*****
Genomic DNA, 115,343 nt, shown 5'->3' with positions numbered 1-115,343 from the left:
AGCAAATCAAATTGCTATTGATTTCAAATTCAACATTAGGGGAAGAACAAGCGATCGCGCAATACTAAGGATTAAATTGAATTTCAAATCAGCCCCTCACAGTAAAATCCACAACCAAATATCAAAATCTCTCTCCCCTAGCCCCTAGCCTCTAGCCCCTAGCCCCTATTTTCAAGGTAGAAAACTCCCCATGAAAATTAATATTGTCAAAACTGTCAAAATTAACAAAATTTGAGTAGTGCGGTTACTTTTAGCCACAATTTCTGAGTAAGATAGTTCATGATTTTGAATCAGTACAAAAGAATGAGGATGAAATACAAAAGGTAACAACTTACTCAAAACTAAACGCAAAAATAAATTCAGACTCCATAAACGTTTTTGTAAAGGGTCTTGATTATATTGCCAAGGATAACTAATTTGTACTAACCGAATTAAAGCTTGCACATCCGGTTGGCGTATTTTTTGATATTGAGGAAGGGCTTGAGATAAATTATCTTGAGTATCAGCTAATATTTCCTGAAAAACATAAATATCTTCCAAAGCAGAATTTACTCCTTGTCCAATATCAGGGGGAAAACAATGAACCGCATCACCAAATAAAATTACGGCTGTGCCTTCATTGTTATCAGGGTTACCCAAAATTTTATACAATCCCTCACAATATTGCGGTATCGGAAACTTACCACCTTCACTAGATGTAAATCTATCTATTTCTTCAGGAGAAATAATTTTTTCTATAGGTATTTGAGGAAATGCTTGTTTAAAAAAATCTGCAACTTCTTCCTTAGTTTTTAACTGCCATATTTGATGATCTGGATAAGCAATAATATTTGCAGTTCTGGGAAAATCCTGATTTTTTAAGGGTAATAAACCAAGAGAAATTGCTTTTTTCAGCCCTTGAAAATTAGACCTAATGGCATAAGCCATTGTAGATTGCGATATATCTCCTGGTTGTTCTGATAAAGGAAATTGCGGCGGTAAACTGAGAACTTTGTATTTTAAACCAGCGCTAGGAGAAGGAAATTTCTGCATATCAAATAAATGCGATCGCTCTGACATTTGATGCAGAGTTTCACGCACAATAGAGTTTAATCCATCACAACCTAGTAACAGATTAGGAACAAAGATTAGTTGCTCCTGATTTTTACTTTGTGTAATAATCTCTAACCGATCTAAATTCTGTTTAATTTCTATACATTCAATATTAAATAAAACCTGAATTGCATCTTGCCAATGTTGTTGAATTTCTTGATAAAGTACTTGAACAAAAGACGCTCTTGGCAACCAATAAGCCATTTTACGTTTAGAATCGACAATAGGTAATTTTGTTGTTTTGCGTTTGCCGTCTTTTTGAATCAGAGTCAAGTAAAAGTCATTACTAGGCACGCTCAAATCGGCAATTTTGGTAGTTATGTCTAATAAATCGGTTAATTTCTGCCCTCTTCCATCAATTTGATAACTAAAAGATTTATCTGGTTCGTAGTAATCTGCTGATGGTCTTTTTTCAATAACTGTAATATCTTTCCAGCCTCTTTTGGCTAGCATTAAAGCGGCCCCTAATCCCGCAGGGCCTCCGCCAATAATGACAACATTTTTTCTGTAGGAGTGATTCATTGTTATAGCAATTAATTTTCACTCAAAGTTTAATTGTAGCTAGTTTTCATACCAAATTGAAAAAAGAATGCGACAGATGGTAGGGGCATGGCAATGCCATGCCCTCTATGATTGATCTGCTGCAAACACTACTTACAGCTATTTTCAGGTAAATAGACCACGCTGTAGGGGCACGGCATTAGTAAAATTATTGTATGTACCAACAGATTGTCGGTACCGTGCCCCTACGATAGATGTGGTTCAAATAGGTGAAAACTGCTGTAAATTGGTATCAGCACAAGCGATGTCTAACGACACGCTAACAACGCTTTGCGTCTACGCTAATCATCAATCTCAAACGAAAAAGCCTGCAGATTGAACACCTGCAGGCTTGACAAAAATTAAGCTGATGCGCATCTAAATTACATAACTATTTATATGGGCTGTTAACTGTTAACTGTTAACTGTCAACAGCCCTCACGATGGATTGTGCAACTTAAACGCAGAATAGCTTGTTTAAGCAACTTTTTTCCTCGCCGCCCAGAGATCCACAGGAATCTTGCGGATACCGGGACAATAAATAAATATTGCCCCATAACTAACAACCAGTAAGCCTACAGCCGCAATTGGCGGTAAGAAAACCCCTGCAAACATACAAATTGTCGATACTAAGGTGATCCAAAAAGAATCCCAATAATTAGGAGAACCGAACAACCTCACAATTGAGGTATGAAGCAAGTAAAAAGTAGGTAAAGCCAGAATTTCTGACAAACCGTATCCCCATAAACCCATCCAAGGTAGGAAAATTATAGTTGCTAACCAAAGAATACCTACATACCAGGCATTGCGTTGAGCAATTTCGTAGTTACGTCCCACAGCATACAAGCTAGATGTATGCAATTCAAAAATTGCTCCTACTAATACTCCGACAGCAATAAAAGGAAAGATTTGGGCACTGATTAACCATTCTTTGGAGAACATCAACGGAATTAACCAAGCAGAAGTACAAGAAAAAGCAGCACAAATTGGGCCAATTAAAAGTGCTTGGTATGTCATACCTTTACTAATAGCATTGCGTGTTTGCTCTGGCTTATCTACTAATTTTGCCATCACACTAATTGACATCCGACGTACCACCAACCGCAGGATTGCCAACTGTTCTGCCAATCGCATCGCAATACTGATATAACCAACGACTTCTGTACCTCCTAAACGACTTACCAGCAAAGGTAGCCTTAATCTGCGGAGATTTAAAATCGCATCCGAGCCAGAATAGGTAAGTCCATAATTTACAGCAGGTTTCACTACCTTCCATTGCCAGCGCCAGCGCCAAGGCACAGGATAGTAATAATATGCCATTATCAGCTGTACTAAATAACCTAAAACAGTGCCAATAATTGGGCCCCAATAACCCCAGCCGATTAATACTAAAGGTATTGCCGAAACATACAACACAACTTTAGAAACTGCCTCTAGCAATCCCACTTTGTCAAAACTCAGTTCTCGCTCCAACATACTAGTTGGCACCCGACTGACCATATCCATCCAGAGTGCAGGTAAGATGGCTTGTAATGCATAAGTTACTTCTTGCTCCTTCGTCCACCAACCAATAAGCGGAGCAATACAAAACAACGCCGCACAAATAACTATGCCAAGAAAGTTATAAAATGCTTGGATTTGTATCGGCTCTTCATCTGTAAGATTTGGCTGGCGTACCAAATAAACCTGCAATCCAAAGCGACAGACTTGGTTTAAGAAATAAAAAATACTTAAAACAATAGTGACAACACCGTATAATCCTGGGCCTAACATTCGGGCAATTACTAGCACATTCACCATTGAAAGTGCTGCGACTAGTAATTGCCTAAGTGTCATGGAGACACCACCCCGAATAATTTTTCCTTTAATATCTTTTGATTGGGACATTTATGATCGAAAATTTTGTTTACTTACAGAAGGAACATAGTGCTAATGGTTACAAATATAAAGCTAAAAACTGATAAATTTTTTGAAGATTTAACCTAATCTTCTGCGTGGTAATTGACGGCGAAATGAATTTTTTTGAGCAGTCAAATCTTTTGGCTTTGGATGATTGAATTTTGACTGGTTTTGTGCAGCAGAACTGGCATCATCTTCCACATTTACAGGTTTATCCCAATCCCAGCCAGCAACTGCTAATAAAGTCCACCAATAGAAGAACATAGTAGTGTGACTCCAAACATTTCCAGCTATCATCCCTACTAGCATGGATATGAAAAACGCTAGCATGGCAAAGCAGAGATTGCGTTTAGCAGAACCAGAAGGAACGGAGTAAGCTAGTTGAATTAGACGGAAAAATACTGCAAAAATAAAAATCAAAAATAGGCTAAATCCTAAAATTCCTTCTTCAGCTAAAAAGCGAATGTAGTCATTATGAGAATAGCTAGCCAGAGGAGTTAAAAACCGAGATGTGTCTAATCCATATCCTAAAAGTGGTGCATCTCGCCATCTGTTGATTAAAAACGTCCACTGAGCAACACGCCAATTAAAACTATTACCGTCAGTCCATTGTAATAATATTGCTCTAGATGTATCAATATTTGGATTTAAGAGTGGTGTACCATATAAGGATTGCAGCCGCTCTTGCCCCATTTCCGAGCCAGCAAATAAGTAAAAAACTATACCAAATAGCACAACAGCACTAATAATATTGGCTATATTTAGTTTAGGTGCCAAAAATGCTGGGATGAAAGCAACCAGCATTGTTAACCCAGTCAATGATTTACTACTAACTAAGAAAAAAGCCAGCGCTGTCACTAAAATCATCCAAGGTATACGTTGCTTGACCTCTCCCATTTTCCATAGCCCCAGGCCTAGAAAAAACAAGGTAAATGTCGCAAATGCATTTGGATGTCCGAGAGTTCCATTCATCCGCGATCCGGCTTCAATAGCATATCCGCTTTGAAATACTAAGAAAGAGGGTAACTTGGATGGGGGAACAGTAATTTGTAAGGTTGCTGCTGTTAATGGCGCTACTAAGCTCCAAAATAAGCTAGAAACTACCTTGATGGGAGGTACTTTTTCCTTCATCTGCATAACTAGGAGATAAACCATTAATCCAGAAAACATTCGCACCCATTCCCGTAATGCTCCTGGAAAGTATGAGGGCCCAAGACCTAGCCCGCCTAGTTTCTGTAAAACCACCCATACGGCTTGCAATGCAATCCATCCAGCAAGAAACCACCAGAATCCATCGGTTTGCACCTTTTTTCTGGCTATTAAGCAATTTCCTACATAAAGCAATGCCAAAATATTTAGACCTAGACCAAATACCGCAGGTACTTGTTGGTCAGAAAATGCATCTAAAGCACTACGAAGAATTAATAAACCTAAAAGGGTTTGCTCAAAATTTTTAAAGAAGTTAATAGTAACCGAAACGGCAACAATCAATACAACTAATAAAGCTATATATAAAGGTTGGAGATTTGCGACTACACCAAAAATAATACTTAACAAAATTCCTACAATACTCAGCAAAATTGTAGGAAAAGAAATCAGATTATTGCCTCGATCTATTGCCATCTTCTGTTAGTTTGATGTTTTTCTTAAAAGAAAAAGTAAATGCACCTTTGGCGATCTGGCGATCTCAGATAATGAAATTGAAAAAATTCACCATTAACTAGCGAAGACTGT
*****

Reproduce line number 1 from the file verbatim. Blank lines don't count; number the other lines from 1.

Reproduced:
Genomic DNA, 115,343 nt, shown 5'->3' with positions numbered 1-115,343 from the left: